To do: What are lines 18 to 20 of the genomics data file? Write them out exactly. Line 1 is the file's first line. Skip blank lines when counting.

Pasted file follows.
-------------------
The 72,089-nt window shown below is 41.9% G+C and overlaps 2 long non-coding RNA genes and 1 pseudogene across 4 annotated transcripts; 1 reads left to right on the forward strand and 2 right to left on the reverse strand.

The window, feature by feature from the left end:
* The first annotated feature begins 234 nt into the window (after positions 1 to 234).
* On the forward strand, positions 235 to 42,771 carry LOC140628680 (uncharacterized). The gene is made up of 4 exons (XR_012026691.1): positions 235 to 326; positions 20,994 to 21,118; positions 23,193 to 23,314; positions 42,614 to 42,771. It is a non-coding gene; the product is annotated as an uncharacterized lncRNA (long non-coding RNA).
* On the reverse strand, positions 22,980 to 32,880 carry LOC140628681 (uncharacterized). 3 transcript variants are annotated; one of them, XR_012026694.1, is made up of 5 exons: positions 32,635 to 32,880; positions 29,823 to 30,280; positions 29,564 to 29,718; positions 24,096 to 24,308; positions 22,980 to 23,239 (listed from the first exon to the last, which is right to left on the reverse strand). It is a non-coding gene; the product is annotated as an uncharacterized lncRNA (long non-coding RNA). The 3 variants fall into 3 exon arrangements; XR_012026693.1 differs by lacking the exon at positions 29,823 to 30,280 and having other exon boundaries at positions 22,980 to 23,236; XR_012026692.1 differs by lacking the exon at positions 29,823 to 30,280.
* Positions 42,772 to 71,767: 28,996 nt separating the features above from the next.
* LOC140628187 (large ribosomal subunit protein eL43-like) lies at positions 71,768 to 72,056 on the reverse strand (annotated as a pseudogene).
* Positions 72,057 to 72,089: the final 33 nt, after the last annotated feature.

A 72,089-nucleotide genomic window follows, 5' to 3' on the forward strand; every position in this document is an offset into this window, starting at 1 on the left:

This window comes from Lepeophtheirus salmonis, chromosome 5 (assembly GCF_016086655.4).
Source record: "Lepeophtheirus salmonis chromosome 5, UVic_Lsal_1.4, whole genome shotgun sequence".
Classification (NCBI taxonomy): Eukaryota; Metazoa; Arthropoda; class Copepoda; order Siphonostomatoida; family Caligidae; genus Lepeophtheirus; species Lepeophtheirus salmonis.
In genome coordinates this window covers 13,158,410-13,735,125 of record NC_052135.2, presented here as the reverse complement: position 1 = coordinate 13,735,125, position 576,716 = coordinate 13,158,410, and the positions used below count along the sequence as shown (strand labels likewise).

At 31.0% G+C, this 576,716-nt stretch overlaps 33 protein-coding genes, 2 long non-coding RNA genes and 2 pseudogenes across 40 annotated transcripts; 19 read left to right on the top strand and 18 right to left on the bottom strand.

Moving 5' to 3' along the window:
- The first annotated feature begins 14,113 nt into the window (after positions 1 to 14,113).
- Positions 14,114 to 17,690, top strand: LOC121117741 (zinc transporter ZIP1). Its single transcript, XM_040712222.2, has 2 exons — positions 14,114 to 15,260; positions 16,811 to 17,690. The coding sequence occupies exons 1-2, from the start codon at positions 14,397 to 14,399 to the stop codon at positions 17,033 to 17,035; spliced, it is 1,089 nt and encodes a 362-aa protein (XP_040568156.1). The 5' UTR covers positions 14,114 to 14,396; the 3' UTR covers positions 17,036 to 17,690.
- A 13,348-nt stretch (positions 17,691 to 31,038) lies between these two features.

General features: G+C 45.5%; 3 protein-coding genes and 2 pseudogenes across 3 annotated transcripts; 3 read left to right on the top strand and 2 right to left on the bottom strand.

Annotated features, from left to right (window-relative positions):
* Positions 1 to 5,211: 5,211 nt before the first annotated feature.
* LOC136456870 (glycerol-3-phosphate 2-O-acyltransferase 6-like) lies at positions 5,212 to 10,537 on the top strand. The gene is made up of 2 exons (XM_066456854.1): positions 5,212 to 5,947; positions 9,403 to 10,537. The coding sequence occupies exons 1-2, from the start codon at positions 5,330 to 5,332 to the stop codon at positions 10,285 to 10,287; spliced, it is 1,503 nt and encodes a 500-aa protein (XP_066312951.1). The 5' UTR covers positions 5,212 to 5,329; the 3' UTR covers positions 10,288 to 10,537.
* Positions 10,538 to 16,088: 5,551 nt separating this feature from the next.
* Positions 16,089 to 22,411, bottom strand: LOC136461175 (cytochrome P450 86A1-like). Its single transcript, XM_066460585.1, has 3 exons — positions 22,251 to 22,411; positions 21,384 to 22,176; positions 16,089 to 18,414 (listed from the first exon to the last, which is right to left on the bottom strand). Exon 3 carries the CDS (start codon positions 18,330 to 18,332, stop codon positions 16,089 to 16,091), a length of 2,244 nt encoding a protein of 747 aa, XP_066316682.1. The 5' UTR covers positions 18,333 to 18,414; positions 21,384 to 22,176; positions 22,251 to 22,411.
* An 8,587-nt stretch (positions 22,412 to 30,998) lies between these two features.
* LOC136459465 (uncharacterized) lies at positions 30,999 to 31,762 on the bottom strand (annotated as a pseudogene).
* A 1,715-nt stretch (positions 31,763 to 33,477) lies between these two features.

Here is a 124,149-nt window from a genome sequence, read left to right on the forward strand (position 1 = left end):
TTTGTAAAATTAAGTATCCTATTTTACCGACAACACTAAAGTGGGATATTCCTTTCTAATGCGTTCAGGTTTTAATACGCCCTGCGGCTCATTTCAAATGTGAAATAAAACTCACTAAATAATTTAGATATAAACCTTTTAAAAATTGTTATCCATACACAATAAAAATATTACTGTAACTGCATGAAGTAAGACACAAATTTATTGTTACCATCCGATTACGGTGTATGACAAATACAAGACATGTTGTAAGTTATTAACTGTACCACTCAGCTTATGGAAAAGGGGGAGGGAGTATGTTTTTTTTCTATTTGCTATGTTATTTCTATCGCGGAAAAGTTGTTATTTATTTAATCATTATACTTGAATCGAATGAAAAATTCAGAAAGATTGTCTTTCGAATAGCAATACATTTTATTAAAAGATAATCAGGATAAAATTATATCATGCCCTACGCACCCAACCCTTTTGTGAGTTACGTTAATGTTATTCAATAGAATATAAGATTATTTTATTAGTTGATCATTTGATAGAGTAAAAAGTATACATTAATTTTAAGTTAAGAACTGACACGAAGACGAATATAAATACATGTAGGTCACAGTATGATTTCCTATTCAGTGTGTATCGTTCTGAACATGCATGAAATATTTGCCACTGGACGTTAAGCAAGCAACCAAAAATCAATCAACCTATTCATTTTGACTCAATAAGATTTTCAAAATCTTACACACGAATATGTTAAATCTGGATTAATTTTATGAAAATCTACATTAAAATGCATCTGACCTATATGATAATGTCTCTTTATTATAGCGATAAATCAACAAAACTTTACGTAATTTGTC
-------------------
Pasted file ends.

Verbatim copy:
- A 13,348-nt stretch (positions 17,691 to 31,038) lies between these two features.

General features: G+C 45.5%; 3 protein-coding genes and 2 pseudogenes across 3 annotated transcripts; 3 read left to right on the top strand and 2 right to left on the bottom strand.

Annotated features, from left to right (window-relative positions):